Ocean City Looks To Stave Off Noise Ordinance Halt

OCEAN CITY — With a June 10 hearing looming on the temporary future of Ocean City’s enforcement of its noise ordinance on the Boardwalk, town attorneys this week filed a motion in opposing a preliminary injunction in an attempt to stave off a halt to the ordinance while a civil suit proceeds.

On April 10, the American Civil Liberties Union (ACLU) filed suit in federal court on behalf of violinist William Hassay, Jr. challenging the town’s noise ordinance changes on the Boardwalk the organization believes are an attempt to silence musicians. In the suit filed against the Mayor and Council and acting-Police Chief Michael Colbert, the ACLU alleges the enforcement of the town’s 30-foot noise ordinance on the Boardwalk infringes on Hassay’s, and other performers’ fundamental right under the First Amendment to engage in freedom of speech and expression in a public forum.

While the suit ultimately seeks a reversal of the town’s changes to its noise ordinance on the Boardwalk, the legal process could take several months to unfold. In the meantime, Hassay’s attorneys are seeking a preliminary injunction, which, if approved, would force the town to suspend the enforcement of the 30-foot rule on the Boardwalk until the case is resolved, likely the rest of the current summer season. A hearing on the preliminary injunction is set for June 10 in federal court, but town officials are attempting to stave off the injunction to allow for the continued enforcement of the noise ordinance on the Boardwalk until the case is resolved.

The town’s opposition to the preliminary injunction points out a halt to the enforcement of the noise ordinance on the Boardwalk would diminish the visitor experience during the height of the summer.

“The question posed to the court by Hassay’s motion for preliminary injunction is whether the court should enjoin the town from enforcing its noise ordinance and thus nullify the town’s ability to protect its citizens from unreasonable and intrusive levels of noise during the pendency of this case,” the motion reads.

The motion said granting a preliminary injunction would imply Hassay has a winnable case, which the town believes he and the ACLU have not proven.
“In order to receive a preliminary injunction, a plaintiff must establish that he is likely to succeed on the merits, that he is likely to suffer irreparable harm in the absence of preliminary relief, that the balance of equities tips in his favor and that an injunction is in the public interest,” the motion reads. “Because Hassay cannot show a likelihood of success as to any of his claims, the town should not be enjoined from enforcing its noise ordinance and Hassay’s motion for preliminary injunction should be denied.”

The town’s motion further points out Ocean City’s amended noise ordinance does not discriminate based on content, but merely the volume of noise.

“The contention that music is restricted more heavily than other forms of speech including yelling, shouting, hooting, whistling and singing, and the noise ordinance is therefore content-based is unpersuasive,” the motion reads. “The noise ordinance does not restrict or prohibit any noise on the basis of its content, but only sets a uniform volume restriction relating to the time, place and manner of Boardwalk noise. It is the volume of noise that is restricted, not the message expressed therein.”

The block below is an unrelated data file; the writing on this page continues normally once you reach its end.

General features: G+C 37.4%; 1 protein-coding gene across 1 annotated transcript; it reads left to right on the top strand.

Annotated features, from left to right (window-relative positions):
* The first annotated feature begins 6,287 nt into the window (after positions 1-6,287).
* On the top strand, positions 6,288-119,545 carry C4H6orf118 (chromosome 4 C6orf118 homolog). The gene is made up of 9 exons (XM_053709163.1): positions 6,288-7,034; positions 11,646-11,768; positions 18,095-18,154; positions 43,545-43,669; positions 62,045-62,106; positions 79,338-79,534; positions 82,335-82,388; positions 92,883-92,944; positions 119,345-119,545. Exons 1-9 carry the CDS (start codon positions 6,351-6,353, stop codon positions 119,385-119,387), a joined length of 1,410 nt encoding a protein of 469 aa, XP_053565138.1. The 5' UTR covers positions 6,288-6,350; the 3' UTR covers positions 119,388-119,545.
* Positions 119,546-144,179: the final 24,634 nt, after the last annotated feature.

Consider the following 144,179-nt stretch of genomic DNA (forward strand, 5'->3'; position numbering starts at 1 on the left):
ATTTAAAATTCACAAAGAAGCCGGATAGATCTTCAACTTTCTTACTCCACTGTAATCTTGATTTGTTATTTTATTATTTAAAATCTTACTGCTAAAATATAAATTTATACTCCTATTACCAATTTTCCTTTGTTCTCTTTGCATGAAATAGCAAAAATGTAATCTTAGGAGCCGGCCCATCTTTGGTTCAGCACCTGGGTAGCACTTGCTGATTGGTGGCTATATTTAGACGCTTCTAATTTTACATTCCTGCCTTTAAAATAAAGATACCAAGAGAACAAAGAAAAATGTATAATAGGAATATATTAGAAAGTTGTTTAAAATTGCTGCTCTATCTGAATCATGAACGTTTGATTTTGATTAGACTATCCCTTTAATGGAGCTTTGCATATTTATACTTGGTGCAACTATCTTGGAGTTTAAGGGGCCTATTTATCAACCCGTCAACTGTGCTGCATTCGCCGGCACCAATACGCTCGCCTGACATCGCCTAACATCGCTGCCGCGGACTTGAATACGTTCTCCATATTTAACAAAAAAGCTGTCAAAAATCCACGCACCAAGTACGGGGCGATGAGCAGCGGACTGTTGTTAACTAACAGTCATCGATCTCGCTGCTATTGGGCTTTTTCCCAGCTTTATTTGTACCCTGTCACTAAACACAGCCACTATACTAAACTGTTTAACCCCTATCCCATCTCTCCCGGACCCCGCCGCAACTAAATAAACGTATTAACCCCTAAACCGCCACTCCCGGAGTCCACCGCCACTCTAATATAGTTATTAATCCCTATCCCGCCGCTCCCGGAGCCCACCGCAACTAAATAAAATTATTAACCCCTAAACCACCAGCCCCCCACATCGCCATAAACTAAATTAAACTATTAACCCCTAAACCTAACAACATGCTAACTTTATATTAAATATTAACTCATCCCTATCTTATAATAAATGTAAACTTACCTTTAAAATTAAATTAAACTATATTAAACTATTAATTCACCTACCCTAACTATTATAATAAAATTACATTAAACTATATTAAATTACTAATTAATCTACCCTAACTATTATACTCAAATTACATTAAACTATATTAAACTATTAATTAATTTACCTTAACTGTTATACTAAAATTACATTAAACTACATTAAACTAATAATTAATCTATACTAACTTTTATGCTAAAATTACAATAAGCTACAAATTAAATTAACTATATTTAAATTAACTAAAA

The motion also calls into question the findings of an acoustical engineer, a pillar of the ACLU’s case against the noise ordinance. The sound engineer’s findings were taken on a weekday in March and not during the height of the summer season.

“While the Boardwalk would be generally vacant but for a few pedestrians on a Wednesday in March, the summer brings in varying crowds of people along with hundreds of other pedestrians, patrons and vacationers,” the motion reads. “It is during these summer months that the merchants and businesses using loud music to attract customers, along with performers, arcade games, amusement rides and other noise generating elements create the need for the noise ordinance. Sound level measurements taken during a weekday in winter on the Boardwalk give little to no insight as to the acoustical atmosphere present on the Boardwalk during the times at which the noise ordinance is necessitated.”

In the motion, Ocean City defends its 30-foot rule on the Boardwalk, where merchants and street performers often try to one-up each other with sound to attract patrons.

“Without the restrictions included in the ordinance, a ‘battle of the bands’ scenario occurs which has plagued noise and crowd control on the Boardwalk in the past with each merchant, musician or performer attempting to project louder than his neighbor in order to attract customers or an audience,” the motion reads. “As competitor stores and street performers increase their volumes, others do the same to draw customers or audience members. In the past, this scenario resulted in unreasonable and intrusive noise levels around Boardwalk stores and performances, which the noise ordinance how helps to control.”